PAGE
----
What is Ultrafast broadband?

You’ve probably heard of Ultrafast broadband, but don’t know exactly it means. After all, it’s easy to get it confused with superfast broadband, a similar term. But these terms are actually quite different and essentially mean very different things.

What exactly does Ultrafast broadband even mean? Let’s delve in and have a look.

Firstly let’s take a look at the different internet speed categories or types in the UK right now. They are in order of speed, from slow to fast:

  • Standard ADSL
  • Superfast broadband
  • Ultrafast broadband

Standard ADSL means a top or maximum speed of 24Mbps.

Superfast broadband means a speed between 24Mbps and 300Mbps.

Ultrafast broadband means anything between 300 Mbps and 1Gbps (1000Mbps).

Note that 1Gbps is also written sometimes as 1000Mbps. This is very fast, and if you are in an Ultrafast internet area, you are capable of getting some very quick download speeds!

However, these “top speeds” are rarely achievable. A lot of providers nowadays will tell you their ‘average speeds’ instead, rather than the top speeds. This is also in line with recent UK regulation changes, where average speeds must be quoted.

How fast is Ultrafast internet and what average speeds can I get?

As above, the average speed is a reliable indicator of what kind of speeds you can expect to get in your home.

These are much more reliable than the advertised maximum speed that ISPs like to use!

Here is a rundown of the average speeds:

  • Standard ADSL broadband (10Mbps – 11Mbps) – Stream between one and two HD movies at the same time
  • Superfast broadband (35Mbps – 213Mbps) – Stream between four and 30 HD movies at the same time
  • Ultrafast broadband (362Mbps – 1000Mbps) – Stream between 50 and 150 HD movies at the same time

So to answer the question, an Ultrafast broadband connection will likely give you around 362Mbps, throughout your home. Whether you use a Wi-Fi booster or not, that is the likely speeds you will get in various different rooms.  That’s a LOT!

As you can see, in most cases a standard ADSL line will be fine, but if you’re a heavy user or there are lots of people in your household, you may want to upgrade to Superfast or even Ultrafast.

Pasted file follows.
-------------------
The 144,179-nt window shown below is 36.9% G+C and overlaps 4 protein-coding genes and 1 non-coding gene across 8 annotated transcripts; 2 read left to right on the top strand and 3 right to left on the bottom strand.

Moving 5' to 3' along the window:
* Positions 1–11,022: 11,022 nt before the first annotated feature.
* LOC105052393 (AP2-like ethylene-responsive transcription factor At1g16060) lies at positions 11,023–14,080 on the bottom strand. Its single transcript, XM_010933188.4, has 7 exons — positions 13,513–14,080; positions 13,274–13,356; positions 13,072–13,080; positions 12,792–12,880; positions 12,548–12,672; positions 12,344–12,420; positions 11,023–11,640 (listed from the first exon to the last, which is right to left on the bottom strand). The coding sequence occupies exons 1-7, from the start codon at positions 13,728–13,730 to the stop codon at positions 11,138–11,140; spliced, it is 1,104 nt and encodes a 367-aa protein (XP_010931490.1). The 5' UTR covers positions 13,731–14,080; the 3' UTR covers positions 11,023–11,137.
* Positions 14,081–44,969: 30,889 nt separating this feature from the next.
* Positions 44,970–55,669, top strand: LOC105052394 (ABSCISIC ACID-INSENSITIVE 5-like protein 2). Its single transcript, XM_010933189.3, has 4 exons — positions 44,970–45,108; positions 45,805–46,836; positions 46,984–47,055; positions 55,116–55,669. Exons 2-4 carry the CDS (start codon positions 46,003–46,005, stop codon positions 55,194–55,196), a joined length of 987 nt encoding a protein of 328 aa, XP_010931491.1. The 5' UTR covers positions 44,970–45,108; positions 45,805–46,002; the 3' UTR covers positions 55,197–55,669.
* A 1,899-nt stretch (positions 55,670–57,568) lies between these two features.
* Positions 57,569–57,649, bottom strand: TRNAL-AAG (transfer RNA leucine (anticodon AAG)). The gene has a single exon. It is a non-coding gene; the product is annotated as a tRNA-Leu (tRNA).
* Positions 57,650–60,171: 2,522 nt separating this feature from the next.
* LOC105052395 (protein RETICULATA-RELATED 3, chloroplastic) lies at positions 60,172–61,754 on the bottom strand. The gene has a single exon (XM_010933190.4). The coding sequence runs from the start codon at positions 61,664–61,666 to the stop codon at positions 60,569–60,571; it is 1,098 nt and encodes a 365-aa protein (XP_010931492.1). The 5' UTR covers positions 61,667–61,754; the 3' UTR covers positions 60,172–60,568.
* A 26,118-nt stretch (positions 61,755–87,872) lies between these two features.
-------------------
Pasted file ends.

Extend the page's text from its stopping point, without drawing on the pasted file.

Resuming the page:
Do I need Ultrafast broadband?

Yes and no.

If you are lucky enough to be in an area that can get Ultrafast – remember this is up to 1000Mbps – then frankly why wouldn’t you? It may not even be that much more expensive to join, compared with regular ADSL prices, so make sure to compare Ultrafast broadband prices first.

In fact, the average monthly price of an Ultrafast broadband connection is only around £5 a month more than regular, slower ADSL. It is surely a no-brainer to upgrade, as long as your budget can stretch to that, and you are definitely in an area that receives it.

Ultrafast is great for those with a 4K TV or who are into gaming. With faster speeds comes better latency and ping. You can easily stream even in UHD or 4K, across multiple screens at the same time, with an Ultrafast connection.

If you are on a more limited budget or think that you really just don’t need the extra speeds that Ultrafast can bring, then consider a regular fibre broadband offer and connection instead.

Which companies offer Ultrafast internet?

If you are in an area where BT have already connected up Ultrafast internet, then you can choose from suppliers like BT, Sky, or many others.

Other providers like Virgin Media are also area-dependant, so make sure that you are in a supported area by checking your postcode.

Don’t forget there are also smaller providers like Hyperoptic, KCOM or Trooli. Another option is to haggle first, if you’re thinking of moving to another provider away from Virgin Media.

These small players have their own network, separate from BT’s network. If you enter your postcode then we will show you all the deals you can get in your actual house, including any for Ultrafast internet. However, don’t expect to be covered by most of these smaller networks: most of them are in specific areas only. For example, Trooli only covers parts of Kent and Sussex.